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Society and Atheism
Why "come out" as an atheist?

A common question among atheists, especially those who used to be theists, is whether or not to "come out" as atheists, or pretend to be a theist when around friends and family.

Some of the arguments given in favor of "coming out" include:

Staying in the closet is an emotionally draining experience. Most of us feel bad about deliberately lying, and really bad about deliberately lying to our close friends, family, and loved ones. But staying in the closet requires precisely that. This generates loads of guilt, and carrying around that kind of guilt is pretty unhealthy from an emotional point of view. Making matters worse, you have to expend a great deal of mental effort to maintain the facade, a task made even more complicated by the fact that you are attempting to fool those who know you best and thus are the most difficult to fool.

Staying in the closet tends to isolate you from the atheist community and get you more involved with the theistic community than you might want to be. People naturally gravitate towards people who are like themselves. We tend to choose friends who share our interests, our values, and our beliefs. But if everybody thinks you are a theist, then atheists will tend to stay away while theists will want to get closer to you. This is the exact opposite of what you want. If you come out, those around you who are atheists will be more likely to befriend you, providing you with much-needed emotional support. And in a society that is 90 percent theist, we need all the emotional support we can get.

Staying in the closet steals away time. When you pretend to be a theist, it is inevitable that you will have to participate in theistic events such as going to church, attending prayer meetings and kinship groups, and the like. This sucks away time that you could be using for working, studying, playing, or just sleeping in. Atheists know better than anybody that our time is finite, so why waste it practicing primitive superstitious rituals?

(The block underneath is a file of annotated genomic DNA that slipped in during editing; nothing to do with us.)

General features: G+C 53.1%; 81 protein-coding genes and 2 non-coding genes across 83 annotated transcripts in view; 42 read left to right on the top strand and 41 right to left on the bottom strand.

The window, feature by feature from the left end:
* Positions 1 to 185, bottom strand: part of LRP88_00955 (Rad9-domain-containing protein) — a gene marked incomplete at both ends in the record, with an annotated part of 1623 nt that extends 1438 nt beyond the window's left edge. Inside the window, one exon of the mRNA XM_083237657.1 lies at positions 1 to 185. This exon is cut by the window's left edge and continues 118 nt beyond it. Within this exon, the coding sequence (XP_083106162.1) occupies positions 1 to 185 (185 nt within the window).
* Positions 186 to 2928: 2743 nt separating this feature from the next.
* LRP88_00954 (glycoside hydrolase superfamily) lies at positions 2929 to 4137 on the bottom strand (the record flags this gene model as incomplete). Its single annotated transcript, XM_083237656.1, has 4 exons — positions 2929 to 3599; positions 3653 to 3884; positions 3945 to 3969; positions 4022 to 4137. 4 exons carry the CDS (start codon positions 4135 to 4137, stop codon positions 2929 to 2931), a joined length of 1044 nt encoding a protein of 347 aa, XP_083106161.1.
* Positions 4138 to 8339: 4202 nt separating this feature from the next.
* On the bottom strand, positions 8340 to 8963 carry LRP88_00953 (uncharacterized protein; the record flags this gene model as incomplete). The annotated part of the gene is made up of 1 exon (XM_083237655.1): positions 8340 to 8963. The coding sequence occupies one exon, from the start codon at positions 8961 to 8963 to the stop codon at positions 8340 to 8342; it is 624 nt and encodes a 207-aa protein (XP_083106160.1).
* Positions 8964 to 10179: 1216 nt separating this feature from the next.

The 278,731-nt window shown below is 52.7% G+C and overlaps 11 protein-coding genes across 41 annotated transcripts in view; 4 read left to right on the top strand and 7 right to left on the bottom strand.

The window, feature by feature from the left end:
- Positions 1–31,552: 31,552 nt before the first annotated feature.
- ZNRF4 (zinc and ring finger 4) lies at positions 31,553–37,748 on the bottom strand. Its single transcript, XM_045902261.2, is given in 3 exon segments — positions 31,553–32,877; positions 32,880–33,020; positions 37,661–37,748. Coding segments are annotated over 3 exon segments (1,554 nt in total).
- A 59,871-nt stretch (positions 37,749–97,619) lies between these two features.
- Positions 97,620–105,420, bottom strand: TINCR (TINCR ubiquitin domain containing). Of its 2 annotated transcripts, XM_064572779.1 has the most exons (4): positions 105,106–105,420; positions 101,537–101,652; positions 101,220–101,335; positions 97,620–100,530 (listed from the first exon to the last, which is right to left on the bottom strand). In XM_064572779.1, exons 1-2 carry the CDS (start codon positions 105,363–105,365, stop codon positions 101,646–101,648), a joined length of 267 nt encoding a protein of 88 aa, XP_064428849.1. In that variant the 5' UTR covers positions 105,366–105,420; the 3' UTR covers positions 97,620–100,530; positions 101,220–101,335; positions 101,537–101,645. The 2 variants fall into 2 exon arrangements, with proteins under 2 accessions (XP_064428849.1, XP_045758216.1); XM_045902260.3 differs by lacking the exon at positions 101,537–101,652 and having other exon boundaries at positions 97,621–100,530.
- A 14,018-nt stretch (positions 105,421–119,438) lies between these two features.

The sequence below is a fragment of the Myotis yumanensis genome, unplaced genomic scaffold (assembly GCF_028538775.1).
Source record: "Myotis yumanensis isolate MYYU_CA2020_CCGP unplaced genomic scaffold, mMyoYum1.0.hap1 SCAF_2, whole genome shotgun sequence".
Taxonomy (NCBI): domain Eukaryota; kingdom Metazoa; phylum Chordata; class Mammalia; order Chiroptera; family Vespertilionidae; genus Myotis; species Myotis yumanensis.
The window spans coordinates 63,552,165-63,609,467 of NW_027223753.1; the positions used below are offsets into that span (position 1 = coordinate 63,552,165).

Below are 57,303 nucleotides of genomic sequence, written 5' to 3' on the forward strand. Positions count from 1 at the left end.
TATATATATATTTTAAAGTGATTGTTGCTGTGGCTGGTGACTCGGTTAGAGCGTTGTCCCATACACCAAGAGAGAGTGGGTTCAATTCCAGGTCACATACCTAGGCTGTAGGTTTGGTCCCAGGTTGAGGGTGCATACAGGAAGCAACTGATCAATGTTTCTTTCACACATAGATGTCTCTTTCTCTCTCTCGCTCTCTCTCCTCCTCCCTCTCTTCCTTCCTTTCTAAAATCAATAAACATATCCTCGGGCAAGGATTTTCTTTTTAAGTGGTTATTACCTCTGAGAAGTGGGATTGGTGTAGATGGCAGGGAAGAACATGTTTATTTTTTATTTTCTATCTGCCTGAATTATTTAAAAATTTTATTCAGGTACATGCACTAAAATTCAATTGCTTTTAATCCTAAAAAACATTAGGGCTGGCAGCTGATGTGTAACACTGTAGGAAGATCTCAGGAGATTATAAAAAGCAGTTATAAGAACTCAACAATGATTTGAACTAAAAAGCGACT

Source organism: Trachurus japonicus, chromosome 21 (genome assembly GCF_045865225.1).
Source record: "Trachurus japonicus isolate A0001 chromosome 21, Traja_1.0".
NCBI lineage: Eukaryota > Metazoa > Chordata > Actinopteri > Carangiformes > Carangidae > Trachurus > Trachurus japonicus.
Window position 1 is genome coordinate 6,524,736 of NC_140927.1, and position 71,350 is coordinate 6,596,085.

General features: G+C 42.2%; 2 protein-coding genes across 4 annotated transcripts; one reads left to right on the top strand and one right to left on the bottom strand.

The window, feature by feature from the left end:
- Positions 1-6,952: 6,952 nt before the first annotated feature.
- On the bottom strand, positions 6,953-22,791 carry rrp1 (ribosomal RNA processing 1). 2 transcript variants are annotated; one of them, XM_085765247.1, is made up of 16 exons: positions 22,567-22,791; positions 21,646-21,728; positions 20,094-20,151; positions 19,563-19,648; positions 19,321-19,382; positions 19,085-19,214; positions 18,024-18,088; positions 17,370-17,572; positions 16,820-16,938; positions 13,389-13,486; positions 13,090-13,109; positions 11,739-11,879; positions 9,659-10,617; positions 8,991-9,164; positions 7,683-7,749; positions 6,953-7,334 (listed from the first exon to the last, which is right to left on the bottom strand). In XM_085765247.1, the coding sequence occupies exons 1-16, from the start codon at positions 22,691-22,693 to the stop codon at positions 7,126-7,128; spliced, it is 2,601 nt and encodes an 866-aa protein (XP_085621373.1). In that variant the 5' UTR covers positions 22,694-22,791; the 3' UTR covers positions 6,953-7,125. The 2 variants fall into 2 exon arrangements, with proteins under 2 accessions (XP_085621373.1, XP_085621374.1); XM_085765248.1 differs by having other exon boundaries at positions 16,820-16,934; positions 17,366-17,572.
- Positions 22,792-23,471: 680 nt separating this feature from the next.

You run the risk of being found out. If this happens, the people you are trying to fool will be far less likely to give you the benefit of the doubt. If your spouse confessed to having an affair, you would be more likely to forgive your spouse than if you found out about it secondhand. By the same token, your friends and loved ones are far more likely to tolerate your atheism if you admit to it than if they happen to find your copy of Atheism: A Philosophical Justification when you're not around.

Try this simple thought experiment: Imagine confessing your atheism to your friends and loved ones. Picture their reactions. Make it a worst-case scenario. It's probably a scary scenario, isn't it? But if you are found out, their reactions will be even worse than what you've just imagined! Not only will they be angry at you for becoming an atheist, they'll be angry at you for lying as well. (And unlike atheism, lying is a legitimate thing to be angry at.)

One other thing to keep in mind is that unless you only have a year or two left to live, you will be found out. Nobody can keep up that kind of facade for very long. In the long run, coming out will be significantly less straining than staying in.

Coming out is a powerful way of promoting tolerance for atheists. Remember that your theistic friends and family have had their heads filled with stereotypes about atheists by their leaders and fellow theists. By coming out, you can show that these stereotypes are bull. Indeed, you may be the only atheist they know, and thus the only person capable of dispelling the stereotypes. And if they ever become interested in atheism themselves, they'll know who to turn to when it comes time to ask questions.

Caught in the Net welcomes interesting flotsam culled by its readers. Send E-mail to netfishing@chireader.com. There's a T-shirt in it for you if we print it.

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